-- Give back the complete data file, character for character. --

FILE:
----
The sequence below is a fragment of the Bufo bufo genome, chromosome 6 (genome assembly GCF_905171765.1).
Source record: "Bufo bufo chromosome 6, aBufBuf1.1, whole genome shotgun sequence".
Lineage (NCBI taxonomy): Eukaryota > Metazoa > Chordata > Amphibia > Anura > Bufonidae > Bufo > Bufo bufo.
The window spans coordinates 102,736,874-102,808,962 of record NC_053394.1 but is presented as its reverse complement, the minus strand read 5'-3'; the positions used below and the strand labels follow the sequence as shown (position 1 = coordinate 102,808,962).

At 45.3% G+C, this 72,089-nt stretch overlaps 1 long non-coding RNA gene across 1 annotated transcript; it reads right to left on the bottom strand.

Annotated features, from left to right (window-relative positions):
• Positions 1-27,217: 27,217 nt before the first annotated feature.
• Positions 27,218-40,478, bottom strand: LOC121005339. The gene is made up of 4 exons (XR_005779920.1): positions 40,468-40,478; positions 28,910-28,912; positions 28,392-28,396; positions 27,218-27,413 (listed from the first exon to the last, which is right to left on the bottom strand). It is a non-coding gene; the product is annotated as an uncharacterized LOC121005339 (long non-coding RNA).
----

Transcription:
The sequence below is a fragment of the Bufo bufo genome, chromosome 6 (genome assembly GCF_905171765.1).
Source record: "Bufo bufo chromosome 6, aBufBuf1.1, whole genome shotgun sequence".
Lineage (NCBI taxonomy): Eukaryota > Metazoa > Chordata > Amphibia > Anura > Bufonidae > Bufo > Bufo bufo.
The window spans coordinates 102,736,874-102,808,962 of record NC_053394.1 but is presented as its reverse complement, the minus strand read 5'-3'; the positions used below and the strand labels follow the sequence as shown (position 1 = coordinate 102,808,962).

At 45.3% G+C, this 72,089-nt stretch overlaps 1 long non-coding RNA gene across 1 annotated transcript; it reads right to left on the bottom strand.

Annotated features, from left to right (window-relative positions):
• Positions 1-27,217: 27,217 nt before the first annotated feature.
• Positions 27,218-40,478, bottom strand: LOC121005339. The gene is made up of 4 exons (XR_005779920.1): positions 40,468-40,478; positions 28,910-28,912; positions 28,392-28,396; positions 27,218-27,413 (listed from the first exon to the last, which is right to left on the bottom strand). It is a non-coding gene; the product is annotated as an uncharacterized LOC121005339 (long non-coding RNA).